The Coming Contraction in Mortgage Lending

In my conversations with lenders, I have been reminded of one truth about this great industry where I made my career: we tend to be very short-sighted.

My caution is that while recession concerns have helped drive bond rates to new lows, and with the understanding they could go lower, there will be an end to this run. And once the floor is found, the industry will be significantly oversupplied.

Honestly, there are very few who have not been on the receiving end of this almost uninterrupted run of declining rates that began following the peak in the early 1980s.

While there have been upticks along the way, we have built a massive industry where refinance activity became a key driver to bloating the capacity it can provide. So, here is my warning to our industry about what will likely happen. My only question is, when?

Little Room Left: I often hear sarcastic responses when I warn of the contraction ahead. But math is math. In order to have a refinance market, there has to be room for lower rates. If you look at where rates stand today, there is little room left. Even if rates level and bump around the current range, refinance-able loans will burn out. The graph above says it all.

GSE ‘Reform”: The long-awaited administration GSE paper is expected to be released soon after Labor Day. Regardless of how it approaches the questions about legislation versus administrative reform, there is an expectation that the FHFA will administratively take steps that will affect the footprint of the GSEs. Whether increased capital costs (which will translate into higher mortgage rates) or explicit policy changes (that may restrict certain types of transactions that are deemed to be out of scope), it seems likely that a more conservative outlook will, at best, marginally reduce the options to originate loans to the GSEs competitively.

QM: The CFPB has announced they will end the QM patch. But some have suggested the GSEs might just continue what they are doing, regardless of the rule changes. Whatever happens, I find it unlikely that investors and lenders will take on the assignee liability of moving some of the loan volume from Safe Harbor to Rebuttable Presumption. Whether requiring separate pooling or simply higher pricing to offset the risks, the end of the patch creates uncertainty and real challenges in making up the gap. The MBA has proposed a workable solution, but it is rare for regulators to adopt policy recommendations from trade groups in full.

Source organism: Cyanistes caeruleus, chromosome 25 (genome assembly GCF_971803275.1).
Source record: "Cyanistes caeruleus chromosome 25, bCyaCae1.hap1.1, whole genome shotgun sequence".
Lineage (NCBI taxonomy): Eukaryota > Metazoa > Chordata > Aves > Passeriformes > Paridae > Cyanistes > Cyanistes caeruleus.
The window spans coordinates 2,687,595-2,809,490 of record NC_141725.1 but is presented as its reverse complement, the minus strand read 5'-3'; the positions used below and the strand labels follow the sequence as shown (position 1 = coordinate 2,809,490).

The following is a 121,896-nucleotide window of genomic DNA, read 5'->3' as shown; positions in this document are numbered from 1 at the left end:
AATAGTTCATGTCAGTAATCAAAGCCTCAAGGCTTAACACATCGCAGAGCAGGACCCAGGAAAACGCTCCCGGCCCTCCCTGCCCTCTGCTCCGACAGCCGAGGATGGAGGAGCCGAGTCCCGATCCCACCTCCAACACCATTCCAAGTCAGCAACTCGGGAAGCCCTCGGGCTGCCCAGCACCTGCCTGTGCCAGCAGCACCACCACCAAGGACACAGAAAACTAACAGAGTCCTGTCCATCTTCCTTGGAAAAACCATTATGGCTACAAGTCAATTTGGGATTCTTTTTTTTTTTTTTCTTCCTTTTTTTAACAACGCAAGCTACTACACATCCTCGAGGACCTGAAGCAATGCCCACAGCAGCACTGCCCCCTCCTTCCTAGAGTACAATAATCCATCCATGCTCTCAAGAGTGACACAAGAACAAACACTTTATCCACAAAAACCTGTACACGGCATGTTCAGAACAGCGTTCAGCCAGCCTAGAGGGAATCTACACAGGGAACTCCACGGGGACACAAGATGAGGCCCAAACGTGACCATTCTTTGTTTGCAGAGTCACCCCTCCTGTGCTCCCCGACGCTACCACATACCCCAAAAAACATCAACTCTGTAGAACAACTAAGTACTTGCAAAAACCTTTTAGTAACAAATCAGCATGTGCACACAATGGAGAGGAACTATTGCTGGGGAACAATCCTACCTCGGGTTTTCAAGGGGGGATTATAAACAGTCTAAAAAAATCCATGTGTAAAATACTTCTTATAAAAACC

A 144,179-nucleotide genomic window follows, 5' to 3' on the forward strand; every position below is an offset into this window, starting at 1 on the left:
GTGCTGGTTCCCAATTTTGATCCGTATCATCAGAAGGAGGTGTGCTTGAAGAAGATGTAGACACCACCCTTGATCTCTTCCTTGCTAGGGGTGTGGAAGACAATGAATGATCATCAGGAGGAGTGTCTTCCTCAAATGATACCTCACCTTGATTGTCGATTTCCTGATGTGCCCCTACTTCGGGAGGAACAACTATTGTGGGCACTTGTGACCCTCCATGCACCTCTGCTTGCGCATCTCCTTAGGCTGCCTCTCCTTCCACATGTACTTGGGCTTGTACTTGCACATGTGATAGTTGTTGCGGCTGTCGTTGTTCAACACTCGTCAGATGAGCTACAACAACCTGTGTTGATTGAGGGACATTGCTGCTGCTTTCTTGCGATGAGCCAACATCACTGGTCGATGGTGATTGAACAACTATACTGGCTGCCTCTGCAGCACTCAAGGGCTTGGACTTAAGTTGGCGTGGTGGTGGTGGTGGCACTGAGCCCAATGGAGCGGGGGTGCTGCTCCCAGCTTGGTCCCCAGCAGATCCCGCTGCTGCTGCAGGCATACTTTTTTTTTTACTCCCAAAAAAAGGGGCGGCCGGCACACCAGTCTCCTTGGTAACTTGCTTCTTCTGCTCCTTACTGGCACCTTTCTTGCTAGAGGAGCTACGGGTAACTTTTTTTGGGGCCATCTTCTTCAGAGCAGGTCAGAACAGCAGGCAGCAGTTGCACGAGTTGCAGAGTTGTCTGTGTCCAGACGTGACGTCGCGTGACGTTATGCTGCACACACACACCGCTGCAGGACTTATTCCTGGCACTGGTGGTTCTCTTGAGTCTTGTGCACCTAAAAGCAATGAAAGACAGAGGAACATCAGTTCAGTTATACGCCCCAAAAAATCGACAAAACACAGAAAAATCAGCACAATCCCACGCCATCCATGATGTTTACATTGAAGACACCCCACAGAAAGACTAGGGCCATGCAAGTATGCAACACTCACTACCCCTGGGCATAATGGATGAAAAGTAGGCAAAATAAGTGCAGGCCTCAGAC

Recession: It is highly likely that we are headed to recession. The cost burden on servicing with advances and personnel expense, combined with other operational costs for any marginal increases in defaults, will come on top of these other market and policy conditions that lay before us.

In watching market corrections over past years, I often find lenders in trouble trying to sell at the worst time based on some EBITDA multiple from previous boom years. These transactions often end up as a purchase for cash on hand, and an earn out, as smart acquisition experts know not to pay forward for past performance when conditions shift. Frankly, for some, it may be best to look at monetizing at the peak.

For others with the capital and liquidity commitment and access to a dependable balance sheet, as I wrote in a recent HousingWire piece, servicing may be one consideration for forward looking plans to weather the final slowdown. There are risks involved and I encourage any lender looking at this option to read my analysis on the subject and consult an expert.

Bottom Line: A great friend in the industry who ran an IMB out of Birmingham once told me that the key to success was to make hay while the sun shines, and save enough to survive the downturns. Sage advice for sure, but this environment is different today. The industry has grown so large in size with more aggressive competition that, given the less likely refinance opportunity after this last gasp, it will be the best business models who focus on purchase transactions that survive long term. Discipline and forward thinking will be critical at a time like this. Let’s not get consumed with this temporary reprieve.


By David Stevens

David H. Stevens, CMB, is former SVP of Single Family at Freddie Mac, former EVP at Wells Fargo Home Mortgage, former President and COO of the Long and Foster Realty Companies, former Assistant Secretary of Housing and FHA Commissioner, former CEO of the Mortgage Bankers Association